9. Derek Roy, Blues, one year, $4 million. Yes, Roy only signed a one-year contract with St. Louis, but it hardly could’ve gone worse for him. The onetime 32-goal-scorer had only nine goals in 75 games as a Blue and was a regular-season and playoff healthy scratch. There’s no chance the 30-year-old returns to the team or makes nearly as much money next season.
8. Daniel Briere, Canadiens, two years, $8 million. Briere is renowned as one of the league’s good guys and seeing the Montreal native head home to play for the Canadiens made for a nice off-season story. It didn’t translate on the ice, though: he had only 13 goals and 25 points in 69 games – nearly one-third of the totals he posted for Philadelphia in 2010-11 (34 goals and 68 points in 77 games). Read more
Nobody could sleepwalk through a season the way Dustin Penner did the past few years in California. Then come the Stanley Cup playoffs in the springtime and Penner would come to life.
Is Montreal’s Rene Bourque the Dustin Penner of this year’s playoffs? With three goals in three Canadiens wins – and probably nary a mention in a hockey pool from coast to coast – Bourque is up from his season-long slumber.
If the Canadiens are to do any damage in the second round of the playoffs (yes, this is getting ahead of things slightly, but it’s just postulating), they’re going to need secondary scoring and physical play from the big body of the big man from Lac La Biche, Alta. At his best, Bourque can be Milan Lucic. Problem is, Bourque has rarely been at his best in recent seasons.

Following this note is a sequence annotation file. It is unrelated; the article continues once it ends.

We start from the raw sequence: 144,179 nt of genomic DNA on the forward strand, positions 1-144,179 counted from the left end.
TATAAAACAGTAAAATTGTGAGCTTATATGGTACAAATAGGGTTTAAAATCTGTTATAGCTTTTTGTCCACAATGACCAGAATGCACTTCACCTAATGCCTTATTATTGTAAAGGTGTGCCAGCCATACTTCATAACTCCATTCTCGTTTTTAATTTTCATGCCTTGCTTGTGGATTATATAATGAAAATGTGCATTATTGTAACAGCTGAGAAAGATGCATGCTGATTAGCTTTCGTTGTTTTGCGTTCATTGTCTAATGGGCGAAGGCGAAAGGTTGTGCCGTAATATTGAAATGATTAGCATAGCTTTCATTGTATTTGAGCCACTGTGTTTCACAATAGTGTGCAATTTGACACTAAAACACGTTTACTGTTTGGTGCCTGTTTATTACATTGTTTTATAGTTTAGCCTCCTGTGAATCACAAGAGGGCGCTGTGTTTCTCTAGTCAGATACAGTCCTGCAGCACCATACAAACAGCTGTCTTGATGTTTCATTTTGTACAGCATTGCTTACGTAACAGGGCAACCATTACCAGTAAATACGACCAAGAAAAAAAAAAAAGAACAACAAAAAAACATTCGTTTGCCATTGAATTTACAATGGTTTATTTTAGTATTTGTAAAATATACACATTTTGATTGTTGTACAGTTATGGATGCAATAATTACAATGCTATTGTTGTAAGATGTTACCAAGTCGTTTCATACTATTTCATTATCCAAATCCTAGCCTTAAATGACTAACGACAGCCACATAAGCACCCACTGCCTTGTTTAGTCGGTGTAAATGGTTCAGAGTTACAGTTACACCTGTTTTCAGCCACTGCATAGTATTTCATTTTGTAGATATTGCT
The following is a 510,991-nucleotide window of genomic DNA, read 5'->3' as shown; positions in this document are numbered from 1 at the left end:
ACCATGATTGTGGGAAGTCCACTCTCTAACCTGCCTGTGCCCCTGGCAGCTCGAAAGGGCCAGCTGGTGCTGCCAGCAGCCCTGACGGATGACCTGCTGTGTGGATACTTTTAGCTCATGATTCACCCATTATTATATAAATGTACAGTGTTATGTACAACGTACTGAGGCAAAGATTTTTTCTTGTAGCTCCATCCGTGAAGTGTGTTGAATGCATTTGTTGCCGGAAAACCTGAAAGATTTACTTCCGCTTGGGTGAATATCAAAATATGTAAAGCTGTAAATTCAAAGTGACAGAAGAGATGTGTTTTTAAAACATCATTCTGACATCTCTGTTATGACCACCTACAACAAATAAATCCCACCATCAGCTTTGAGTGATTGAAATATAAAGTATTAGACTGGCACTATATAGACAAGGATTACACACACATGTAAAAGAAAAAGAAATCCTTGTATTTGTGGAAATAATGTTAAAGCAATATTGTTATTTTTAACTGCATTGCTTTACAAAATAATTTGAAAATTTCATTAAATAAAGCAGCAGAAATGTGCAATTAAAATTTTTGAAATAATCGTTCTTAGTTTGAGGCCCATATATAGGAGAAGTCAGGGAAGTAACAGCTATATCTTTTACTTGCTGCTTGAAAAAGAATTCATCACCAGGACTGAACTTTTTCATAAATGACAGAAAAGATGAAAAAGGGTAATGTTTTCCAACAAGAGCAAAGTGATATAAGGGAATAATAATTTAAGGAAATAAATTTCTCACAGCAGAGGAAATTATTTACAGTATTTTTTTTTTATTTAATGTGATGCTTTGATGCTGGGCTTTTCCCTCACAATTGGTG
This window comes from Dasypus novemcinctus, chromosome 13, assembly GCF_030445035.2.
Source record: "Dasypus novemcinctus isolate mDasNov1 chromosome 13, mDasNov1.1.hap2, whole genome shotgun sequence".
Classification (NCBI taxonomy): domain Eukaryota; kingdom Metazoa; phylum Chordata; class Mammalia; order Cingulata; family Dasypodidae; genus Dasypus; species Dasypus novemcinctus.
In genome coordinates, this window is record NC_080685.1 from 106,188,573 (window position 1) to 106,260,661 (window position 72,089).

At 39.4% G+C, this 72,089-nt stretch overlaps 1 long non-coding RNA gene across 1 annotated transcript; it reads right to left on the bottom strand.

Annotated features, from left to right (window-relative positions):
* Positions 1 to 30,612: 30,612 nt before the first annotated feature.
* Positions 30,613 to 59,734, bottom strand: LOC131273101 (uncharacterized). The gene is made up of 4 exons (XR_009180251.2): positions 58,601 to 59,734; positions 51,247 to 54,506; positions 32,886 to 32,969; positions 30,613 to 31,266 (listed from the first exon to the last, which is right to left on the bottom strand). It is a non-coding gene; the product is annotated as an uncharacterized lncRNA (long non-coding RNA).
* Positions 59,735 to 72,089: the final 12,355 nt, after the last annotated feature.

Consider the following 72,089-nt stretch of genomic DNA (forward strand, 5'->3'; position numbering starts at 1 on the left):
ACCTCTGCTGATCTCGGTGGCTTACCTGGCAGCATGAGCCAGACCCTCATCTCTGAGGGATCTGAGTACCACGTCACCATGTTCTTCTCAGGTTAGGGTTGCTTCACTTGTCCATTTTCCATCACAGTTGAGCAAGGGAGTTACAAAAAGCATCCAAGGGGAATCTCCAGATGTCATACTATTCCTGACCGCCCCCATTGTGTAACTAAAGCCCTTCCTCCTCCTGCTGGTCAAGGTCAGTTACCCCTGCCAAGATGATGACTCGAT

As a 20-year old with SKA St. Petersburg in 2011-12, Vladimir Tarasenko had a terrific playoff performance. He was acquired by the team late in the season via trade, since his old team, Sibir Novosibirsk, figured he was leaving for the NHL at the end of the season. So Tarasenko became the newest member of the top seed in the Western Conference.
St. Petersburg played 15 games in that Gagarin Cup run, but failed to meet expectations by losing in the conference final. Tarasenko, however, exceeded what was expected of him. He led the team with 10 goals and 16 points to finish fourth in overall playoff scoring. And he was six points better than the next player who didn’t qualify for the final.
And now Tarasenko is lighting it up in the Stanley Cup playoffs – and against the best competition he’s faced in the NHL yet. Read more
The Montreal Canadiens deserve full credit for their Game 3 win – and their 3-0 series lead – against Tampa Bay, but if you’re a Lightning player, coach or fan, you’ve got to wonder if things would have taken a different turn had Ryan Callahan’s goal with less than five minutes left in the second period counted instead of being waived off for goalie interference.
I, like most people, thought at first that the goal should have counted, but after digging into Rule 69.3 (after reading a tweet from former NHL referee turned TSN analyst Kerry Fraser), I started to waiver.
Rule 69.3 states… Read more